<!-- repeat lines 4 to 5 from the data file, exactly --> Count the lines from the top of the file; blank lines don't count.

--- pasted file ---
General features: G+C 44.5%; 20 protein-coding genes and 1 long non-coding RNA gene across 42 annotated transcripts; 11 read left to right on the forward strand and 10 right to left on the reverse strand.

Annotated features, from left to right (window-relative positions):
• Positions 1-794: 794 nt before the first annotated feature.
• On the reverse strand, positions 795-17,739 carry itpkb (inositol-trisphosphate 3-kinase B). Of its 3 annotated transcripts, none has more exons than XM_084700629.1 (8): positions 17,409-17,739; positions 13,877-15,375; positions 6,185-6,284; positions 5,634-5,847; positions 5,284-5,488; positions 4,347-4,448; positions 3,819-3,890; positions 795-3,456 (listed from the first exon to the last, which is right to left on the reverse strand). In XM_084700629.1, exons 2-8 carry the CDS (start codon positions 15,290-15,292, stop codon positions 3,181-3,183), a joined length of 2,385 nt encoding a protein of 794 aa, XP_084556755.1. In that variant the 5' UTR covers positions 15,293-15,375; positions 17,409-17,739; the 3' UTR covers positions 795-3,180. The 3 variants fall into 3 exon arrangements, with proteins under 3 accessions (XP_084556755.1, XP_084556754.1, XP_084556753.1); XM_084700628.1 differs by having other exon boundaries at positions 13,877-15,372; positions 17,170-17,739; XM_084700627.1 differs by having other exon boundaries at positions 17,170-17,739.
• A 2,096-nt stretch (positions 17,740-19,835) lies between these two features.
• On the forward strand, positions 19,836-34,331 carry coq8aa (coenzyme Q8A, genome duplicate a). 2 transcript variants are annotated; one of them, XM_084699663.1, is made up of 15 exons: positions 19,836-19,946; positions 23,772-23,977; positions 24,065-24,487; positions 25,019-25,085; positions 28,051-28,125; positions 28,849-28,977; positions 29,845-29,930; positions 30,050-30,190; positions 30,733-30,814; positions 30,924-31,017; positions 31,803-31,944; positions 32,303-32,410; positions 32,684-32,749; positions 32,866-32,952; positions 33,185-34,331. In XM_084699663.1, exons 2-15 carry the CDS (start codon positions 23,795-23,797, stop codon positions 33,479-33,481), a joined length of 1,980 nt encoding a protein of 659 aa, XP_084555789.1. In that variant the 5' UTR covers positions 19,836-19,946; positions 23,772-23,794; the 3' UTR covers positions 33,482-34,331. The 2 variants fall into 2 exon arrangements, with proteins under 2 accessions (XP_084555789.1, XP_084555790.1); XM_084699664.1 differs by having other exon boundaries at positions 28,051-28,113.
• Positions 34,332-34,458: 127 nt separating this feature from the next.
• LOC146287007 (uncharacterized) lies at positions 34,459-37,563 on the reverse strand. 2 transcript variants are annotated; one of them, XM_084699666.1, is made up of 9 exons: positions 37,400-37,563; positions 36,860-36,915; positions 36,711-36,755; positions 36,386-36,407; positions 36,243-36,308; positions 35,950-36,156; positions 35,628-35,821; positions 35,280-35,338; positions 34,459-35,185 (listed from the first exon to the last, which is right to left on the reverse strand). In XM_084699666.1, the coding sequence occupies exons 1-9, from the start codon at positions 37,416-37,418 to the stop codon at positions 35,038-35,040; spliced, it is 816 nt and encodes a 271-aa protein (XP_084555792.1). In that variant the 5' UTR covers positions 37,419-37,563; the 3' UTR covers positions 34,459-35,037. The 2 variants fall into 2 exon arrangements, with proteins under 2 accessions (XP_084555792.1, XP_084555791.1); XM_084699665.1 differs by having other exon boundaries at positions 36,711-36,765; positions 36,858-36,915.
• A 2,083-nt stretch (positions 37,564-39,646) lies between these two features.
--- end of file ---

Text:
• On the reverse strand, positions 795-17,739 carry itpkb (inositol-trisphosphate 3-kinase B). Of its 3 annotated transcripts, none has more exons than XM_084700629.1 (8): positions 17,409-17,739; positions 13,877-15,375; positions 6,185-6,284; positions 5,634-5,847; positions 5,284-5,488; positions 4,347-4,448; positions 3,819-3,890; positions 795-3,456 (listed from the first exon to the last, which is right to left on the reverse strand). In XM_084700629.1, exons 2-8 carry the CDS (start codon positions 15,290-15,292, stop codon positions 3,181-3,183), a joined length of 2,385 nt encoding a protein of 794 aa, XP_084556755.1. In that variant the 5' UTR covers positions 15,293-15,375; positions 17,409-17,739; the 3' UTR covers positions 795-3,180. The 3 variants fall into 3 exon arrangements, with proteins under 3 accessions (XP_084556755.1, XP_084556754.1, XP_084556753.1); XM_084700628.1 differs by having other exon boundaries at positions 13,877-15,372; positions 17,170-17,739; XM_084700627.1 differs by having other exon boundaries at positions 17,170-17,739.
• A 2,096-nt stretch (positions 17,740-19,835) lies between these two features.